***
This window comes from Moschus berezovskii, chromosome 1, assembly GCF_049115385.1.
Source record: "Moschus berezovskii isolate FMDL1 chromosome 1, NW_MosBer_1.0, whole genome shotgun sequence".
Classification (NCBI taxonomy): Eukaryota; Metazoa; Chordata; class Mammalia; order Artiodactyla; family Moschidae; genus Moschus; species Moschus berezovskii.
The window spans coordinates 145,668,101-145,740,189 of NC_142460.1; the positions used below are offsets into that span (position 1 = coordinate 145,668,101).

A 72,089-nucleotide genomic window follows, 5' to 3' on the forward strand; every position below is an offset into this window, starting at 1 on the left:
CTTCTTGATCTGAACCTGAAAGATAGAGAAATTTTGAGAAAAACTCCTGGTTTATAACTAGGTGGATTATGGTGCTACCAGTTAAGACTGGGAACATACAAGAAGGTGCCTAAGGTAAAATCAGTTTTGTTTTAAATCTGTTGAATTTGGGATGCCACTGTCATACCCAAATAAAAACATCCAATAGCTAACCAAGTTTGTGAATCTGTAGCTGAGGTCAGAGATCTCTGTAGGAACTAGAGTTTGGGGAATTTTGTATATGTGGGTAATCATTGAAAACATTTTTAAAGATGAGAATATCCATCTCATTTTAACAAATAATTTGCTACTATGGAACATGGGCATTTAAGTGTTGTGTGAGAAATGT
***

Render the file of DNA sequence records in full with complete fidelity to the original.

This window comes from Moschus berezovskii, chromosome 1, assembly GCF_049115385.1.
Source record: "Moschus berezovskii isolate FMDL1 chromosome 1, NW_MosBer_1.0, whole genome shotgun sequence".
Classification (NCBI taxonomy): Eukaryota; Metazoa; Chordata; class Mammalia; order Artiodactyla; family Moschidae; genus Moschus; species Moschus berezovskii.
The window spans coordinates 145,668,101-145,740,189 of NC_142460.1; the positions used below are offsets into that span (position 1 = coordinate 145,668,101).

A 72,089-nucleotide genomic window follows, 5' to 3' on the forward strand; every position below is an offset into this window, starting at 1 on the left:
CTTCTTGATCTGAACCTGAAAGATAGAGAAATTTTGAGAAAAACTCCTGGTTTATAACTAGGTGGATTATGGTGCTACCAGTTAAGACTGGGAACATACAAGAAGGTGCCTAAGGTAAAATCAGTTTTGTTTTAAATCTGTTGAATTTGGGATGCCACTGTCATACCCAAATAAAAACATCCAATAGCTAACCAAGTTTGTGAATCTGTAGCTGAGGTCAGAGATCTCTGTAGGAACTAGAGTTTGGGGAATTTTGTATATGTGGGTAATCATTGAAAACATTTTTAAAGATGAGAATATCCATCTCATTTTAACAAATAATTTGCTACTATGGAACATGGGCATTTAAGTGTTGTGTGAGAAATGT